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Re: [ARSCLIST] Database template - Artist Instrumentation Project
In a message dated 4/16/2005 10:16:46 PM Eastern Standard Time,
FileMaker can import and export just
about any data format including csv, xml, dbf, xls and can talk to SQL
databases through ODBC. That being said, any relational database
solution (including ones built in FileMaker, Access, dBase etc.) cannot
be easily migrated to another database platform
For an institution with a professional information technology staff and the
grants to fund them, this shouldn't be a problem. However for an individual or
small volunteer group, it can lead to frustration.
In the last twenty years the museum group I work with has been through three
generations of computer platforms and database attempts. Each time the
"computer expert" or curator position has changed hands, an attempt has been made to
place the museum records in a new, favorite, database. Even though the raw
data has been converted to .csv form, use was never made of this data, mostly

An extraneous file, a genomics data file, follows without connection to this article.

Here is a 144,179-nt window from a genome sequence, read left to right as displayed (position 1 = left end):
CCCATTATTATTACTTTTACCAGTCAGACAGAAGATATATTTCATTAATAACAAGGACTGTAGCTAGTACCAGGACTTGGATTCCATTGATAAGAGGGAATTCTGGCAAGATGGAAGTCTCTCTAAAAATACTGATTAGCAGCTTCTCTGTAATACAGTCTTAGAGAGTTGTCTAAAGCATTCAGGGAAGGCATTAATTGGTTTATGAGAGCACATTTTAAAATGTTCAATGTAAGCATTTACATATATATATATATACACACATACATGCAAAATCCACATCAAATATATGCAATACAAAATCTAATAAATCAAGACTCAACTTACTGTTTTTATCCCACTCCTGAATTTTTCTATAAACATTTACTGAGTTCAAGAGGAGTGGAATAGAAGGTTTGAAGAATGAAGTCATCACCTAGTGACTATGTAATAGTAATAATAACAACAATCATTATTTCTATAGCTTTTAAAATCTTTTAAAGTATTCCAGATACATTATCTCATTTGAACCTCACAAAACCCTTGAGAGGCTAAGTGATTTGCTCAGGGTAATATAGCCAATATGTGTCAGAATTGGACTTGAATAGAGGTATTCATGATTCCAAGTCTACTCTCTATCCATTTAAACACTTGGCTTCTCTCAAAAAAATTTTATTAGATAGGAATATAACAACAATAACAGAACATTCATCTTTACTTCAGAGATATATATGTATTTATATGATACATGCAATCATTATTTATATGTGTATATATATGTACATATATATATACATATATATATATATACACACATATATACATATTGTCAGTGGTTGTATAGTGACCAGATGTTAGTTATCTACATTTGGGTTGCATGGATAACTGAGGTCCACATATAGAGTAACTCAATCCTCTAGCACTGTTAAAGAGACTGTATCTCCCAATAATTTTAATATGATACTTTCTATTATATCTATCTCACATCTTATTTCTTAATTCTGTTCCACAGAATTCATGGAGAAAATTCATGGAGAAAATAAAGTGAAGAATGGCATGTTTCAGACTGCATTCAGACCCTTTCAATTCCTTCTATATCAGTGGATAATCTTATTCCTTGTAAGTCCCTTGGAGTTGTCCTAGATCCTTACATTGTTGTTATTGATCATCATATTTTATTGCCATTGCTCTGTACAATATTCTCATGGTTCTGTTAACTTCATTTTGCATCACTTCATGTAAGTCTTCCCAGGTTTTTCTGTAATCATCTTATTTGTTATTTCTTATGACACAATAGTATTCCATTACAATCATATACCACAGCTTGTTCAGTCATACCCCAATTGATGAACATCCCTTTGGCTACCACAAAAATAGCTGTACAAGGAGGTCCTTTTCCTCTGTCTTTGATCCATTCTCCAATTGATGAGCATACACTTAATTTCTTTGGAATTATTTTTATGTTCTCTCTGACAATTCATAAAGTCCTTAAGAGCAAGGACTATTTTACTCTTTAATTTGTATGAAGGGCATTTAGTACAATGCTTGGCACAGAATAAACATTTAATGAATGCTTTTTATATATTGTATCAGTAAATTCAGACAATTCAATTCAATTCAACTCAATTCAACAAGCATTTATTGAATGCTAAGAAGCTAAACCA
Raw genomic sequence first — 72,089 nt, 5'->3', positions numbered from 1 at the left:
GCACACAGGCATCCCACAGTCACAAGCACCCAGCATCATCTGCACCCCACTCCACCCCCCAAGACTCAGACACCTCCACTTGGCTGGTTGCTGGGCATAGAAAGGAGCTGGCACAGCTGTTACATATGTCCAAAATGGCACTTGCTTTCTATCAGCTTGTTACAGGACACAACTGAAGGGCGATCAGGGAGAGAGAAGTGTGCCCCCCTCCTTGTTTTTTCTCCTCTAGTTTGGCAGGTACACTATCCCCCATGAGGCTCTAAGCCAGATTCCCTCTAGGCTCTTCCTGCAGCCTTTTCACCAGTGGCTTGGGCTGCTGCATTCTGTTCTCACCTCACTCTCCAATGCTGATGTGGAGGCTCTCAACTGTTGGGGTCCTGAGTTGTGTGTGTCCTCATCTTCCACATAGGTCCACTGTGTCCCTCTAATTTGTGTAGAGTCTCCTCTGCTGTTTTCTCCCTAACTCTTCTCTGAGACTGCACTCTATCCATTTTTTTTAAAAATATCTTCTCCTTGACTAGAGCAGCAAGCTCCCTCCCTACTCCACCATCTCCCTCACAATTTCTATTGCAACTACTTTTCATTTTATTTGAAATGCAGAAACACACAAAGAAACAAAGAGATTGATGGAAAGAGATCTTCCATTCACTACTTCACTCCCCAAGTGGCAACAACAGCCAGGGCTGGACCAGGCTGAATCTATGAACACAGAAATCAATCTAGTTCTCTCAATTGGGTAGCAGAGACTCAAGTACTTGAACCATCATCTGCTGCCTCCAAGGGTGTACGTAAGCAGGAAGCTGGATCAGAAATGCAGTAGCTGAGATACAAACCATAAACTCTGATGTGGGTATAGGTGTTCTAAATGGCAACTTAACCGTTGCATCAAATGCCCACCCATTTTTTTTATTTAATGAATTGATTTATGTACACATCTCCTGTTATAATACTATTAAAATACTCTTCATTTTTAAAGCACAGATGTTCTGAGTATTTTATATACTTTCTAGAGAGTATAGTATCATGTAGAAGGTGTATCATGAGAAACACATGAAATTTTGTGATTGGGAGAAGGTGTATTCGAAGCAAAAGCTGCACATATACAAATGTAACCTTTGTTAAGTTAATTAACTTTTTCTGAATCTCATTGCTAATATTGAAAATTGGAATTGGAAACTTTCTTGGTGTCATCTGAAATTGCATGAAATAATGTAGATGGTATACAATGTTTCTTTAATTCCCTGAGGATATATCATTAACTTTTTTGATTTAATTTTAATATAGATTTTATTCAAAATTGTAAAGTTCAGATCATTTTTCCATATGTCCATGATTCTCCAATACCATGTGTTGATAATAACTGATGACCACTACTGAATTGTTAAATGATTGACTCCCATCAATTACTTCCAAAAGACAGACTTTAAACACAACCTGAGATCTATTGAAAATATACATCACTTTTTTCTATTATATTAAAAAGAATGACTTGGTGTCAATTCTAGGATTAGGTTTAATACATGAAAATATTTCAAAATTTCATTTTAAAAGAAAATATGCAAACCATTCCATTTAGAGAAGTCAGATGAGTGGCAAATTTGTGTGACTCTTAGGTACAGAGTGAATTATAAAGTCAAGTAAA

due to political issues over format and definitions.
The result is that after twenty years of computer technology, the museum
still doesn't have a collection database.
One solution would be to stick strictly to Microsoft products, in the hope
that their domination of the market will assure continuity. The other solution
(mine) is to avoid proprietary software altogether. I can access and edit my
files on any computer made.
Both of the above meet strong resistance. Most feel that one must use some
sort of "official" approved software. But many will insist that it must be
anything but Microsoft. I don't see that changing soon.
Perhaps helpful would be for an organization like ARSC to publish an official
list of those items of information that are of most use in identifying and
finding sound recordings, in a simple outline form, ranked in order of importanc
e or usefulness, that people can use to structure their own database
application. This might lead to enough standardization to make file conversions
Meanwhile most collectors find their records by remembering which milk crate
they are in.